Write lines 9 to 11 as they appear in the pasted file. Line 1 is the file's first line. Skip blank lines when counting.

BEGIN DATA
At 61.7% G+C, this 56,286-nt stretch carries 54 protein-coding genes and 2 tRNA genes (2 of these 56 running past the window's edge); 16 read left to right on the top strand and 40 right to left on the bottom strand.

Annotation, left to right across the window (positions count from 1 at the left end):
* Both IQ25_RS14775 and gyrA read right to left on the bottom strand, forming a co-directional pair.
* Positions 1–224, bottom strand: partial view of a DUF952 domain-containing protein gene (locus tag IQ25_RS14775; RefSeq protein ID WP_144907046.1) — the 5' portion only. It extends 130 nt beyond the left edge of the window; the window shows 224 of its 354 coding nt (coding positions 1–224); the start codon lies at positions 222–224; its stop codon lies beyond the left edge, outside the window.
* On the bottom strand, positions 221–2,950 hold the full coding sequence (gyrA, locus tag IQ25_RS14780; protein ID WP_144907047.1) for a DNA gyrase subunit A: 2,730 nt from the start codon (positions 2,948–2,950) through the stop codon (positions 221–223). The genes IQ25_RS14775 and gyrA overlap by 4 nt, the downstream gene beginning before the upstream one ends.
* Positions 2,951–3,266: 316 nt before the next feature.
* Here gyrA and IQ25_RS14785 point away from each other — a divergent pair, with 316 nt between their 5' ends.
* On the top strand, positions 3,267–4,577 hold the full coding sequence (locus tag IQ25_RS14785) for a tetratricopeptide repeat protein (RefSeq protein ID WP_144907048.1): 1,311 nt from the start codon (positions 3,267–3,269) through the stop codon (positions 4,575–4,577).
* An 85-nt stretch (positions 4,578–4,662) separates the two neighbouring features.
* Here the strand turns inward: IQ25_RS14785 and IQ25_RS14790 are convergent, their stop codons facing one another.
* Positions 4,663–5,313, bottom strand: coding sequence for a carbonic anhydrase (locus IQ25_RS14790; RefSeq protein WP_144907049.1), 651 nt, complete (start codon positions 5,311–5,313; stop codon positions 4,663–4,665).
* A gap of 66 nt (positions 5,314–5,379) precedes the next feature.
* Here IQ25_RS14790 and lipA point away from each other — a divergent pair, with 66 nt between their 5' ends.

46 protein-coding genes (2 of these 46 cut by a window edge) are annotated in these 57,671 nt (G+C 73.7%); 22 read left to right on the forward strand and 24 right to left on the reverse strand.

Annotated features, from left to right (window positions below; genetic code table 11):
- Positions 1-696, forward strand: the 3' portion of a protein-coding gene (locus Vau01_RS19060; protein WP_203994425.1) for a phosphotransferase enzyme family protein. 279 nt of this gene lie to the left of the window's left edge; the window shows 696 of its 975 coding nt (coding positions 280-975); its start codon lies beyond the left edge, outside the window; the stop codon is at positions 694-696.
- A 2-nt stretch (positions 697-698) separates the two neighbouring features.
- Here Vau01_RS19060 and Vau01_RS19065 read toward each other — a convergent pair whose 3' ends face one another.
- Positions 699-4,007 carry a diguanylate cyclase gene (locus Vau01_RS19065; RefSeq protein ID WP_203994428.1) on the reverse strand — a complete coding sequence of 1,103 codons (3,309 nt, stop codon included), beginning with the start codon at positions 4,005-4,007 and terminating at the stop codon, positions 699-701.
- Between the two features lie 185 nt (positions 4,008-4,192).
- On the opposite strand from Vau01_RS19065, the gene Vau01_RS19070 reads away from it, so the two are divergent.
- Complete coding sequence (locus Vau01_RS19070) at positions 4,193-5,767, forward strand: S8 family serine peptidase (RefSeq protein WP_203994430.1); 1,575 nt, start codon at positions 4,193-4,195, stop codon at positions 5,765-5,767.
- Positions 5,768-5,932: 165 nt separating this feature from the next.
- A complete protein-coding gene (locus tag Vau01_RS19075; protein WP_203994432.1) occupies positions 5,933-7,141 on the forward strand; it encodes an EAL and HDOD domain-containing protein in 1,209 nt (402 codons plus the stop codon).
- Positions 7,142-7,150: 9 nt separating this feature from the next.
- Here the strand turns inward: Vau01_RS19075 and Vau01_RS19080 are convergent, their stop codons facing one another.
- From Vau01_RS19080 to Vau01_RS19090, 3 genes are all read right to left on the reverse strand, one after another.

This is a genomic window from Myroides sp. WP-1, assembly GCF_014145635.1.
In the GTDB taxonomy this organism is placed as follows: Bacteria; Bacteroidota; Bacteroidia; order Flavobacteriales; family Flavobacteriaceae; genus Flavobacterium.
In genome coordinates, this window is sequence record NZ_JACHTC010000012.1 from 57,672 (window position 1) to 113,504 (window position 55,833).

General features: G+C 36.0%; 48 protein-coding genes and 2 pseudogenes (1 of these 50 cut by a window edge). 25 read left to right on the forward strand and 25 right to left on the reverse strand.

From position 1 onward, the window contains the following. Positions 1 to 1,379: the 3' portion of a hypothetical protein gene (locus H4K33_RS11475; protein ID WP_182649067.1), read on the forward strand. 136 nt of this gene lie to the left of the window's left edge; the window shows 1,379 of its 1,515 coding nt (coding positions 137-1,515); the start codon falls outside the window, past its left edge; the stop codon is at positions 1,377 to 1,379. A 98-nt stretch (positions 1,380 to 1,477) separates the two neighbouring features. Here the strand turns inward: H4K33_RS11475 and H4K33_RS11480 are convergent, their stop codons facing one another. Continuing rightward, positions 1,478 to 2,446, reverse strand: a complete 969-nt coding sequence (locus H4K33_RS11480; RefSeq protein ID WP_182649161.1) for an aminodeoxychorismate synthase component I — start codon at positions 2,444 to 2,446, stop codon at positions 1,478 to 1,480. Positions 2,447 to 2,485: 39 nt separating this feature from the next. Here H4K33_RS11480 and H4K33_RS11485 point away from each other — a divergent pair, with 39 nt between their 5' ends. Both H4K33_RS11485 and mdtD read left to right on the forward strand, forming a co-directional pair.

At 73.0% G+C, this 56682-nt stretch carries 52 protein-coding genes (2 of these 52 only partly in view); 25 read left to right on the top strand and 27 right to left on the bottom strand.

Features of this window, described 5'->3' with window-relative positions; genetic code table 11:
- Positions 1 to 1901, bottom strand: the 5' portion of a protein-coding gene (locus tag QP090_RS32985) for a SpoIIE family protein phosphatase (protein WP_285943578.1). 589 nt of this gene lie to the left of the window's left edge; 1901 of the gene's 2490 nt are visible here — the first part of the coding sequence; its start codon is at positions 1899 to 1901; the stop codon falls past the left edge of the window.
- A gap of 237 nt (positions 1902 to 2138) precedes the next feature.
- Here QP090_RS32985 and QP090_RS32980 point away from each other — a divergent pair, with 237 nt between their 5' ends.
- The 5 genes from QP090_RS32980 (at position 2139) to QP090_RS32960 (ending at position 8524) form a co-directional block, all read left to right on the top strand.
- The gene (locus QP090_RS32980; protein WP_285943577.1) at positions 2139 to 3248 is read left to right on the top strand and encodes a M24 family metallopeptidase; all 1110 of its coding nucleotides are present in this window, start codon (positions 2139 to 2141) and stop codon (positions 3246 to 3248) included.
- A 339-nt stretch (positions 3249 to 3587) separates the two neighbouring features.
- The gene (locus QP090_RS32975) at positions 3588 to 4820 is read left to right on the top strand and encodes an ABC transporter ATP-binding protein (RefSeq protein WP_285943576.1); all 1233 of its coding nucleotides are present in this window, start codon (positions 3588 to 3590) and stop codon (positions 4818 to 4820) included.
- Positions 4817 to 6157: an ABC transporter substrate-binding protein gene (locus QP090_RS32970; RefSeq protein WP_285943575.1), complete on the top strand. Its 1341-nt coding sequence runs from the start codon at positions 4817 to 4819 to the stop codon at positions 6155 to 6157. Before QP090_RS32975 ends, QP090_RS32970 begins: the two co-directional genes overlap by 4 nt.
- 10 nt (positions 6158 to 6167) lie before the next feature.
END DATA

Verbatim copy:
* An 85-nt stretch (positions 4,578–4,662) separates the two neighbouring features.
* Here the strand turns inward: IQ25_RS14785 and IQ25_RS14790 are convergent, their stop codons facing one another.
* Positions 4,663–5,313, bottom strand: coding sequence for a carbonic anhydrase (locus IQ25_RS14790; RefSeq protein WP_144907049.1), 651 nt, complete (start codon positions 5,311–5,313; stop codon positions 4,663–4,665).